For a step-by-step detailed look into what happened in the Deep South in August of 2005, pick this up, and prepare to shake your head in bewilderment at the people who run the United States. Reggie Bush or no, New Orleans has been forever changed.
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Product Details

ISBN:
9780465017720
Author:
Dyson, Michael Eric
Publisher:
Basic Civitas Books
Subject:
Discrimination & Racism
Subject:
Natural Disasters
Subject:
Ethnic Studies - African American Studies - General
Subject:
Floods
Subject:
Hurricanes
Subject:
Disasters & Disaster Relief
Subject:
African American Studies
Subject:
Hurricane Katrina, 2005
Subject:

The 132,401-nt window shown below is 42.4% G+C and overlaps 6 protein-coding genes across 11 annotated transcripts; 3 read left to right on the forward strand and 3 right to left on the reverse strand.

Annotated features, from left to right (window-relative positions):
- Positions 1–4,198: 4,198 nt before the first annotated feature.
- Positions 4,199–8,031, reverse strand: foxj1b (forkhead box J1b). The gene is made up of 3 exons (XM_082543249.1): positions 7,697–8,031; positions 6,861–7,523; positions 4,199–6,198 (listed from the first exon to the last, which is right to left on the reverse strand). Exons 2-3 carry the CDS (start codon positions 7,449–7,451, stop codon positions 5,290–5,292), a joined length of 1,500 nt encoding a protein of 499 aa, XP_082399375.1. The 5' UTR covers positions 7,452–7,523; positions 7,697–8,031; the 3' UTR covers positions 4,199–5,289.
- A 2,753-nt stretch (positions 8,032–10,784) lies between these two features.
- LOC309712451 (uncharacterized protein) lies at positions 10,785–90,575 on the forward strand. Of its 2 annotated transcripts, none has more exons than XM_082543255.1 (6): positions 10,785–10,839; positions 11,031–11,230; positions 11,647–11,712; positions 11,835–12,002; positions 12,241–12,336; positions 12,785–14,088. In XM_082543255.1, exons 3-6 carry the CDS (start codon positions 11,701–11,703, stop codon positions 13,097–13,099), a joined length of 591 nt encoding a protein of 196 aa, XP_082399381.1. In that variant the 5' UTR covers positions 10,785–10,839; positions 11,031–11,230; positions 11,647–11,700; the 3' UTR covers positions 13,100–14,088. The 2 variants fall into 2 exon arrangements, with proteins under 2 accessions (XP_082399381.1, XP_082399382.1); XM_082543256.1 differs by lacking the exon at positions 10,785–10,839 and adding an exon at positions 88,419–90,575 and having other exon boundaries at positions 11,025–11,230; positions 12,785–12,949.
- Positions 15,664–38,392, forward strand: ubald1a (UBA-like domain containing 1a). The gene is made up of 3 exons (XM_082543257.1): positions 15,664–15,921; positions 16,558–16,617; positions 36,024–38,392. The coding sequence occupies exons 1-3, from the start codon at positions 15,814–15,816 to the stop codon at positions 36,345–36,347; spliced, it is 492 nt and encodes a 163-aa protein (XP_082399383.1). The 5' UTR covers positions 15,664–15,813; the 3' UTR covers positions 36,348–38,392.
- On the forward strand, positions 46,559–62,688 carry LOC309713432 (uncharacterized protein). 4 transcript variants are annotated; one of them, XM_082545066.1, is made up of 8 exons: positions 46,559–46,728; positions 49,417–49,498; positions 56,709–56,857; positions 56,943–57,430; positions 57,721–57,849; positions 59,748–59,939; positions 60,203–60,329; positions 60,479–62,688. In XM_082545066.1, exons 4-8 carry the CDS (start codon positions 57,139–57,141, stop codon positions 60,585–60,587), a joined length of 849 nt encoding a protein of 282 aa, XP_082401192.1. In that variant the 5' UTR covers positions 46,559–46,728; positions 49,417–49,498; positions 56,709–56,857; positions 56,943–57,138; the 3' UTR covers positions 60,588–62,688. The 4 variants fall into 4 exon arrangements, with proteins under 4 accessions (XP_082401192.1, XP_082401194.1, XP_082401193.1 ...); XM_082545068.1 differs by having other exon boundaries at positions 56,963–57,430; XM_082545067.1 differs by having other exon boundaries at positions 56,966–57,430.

New Orleans (La.) Social conditions.
Subject:
Sociology-Disasters and Disaster Relief
Copyright:
Edition Description:
First Trade Paper Edition
Publication Date:
20070731
Binding:
TRADE PAPER
Grade Level:
from 9
Language:
English
Pages:
288
Dimensions:
8.00 x 5.31 in 9.40 oz
Age Level:
from 18

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Related Subjects

Engineering » Mechanical Engineering » General
Health and Self-Help » Health and Medicine » General
Health and Self-Help » Health and Medicine » General Medicine
History and Social Science » African American Studies » General
History and Social Science » Ethnic Studies » General
History and Social Science » Ethnic Studies » Racism and Ethnic Conflict
History and Social Science » Social Science » Disasters and Disaster Relief
History and Social Science » Sociology » General
Science and Mathematics » Physics » Meteorology

Come Hell or High Water: Hurricane Katrina and the Color of Disaster Used Trade Paper
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$5.50 In Stock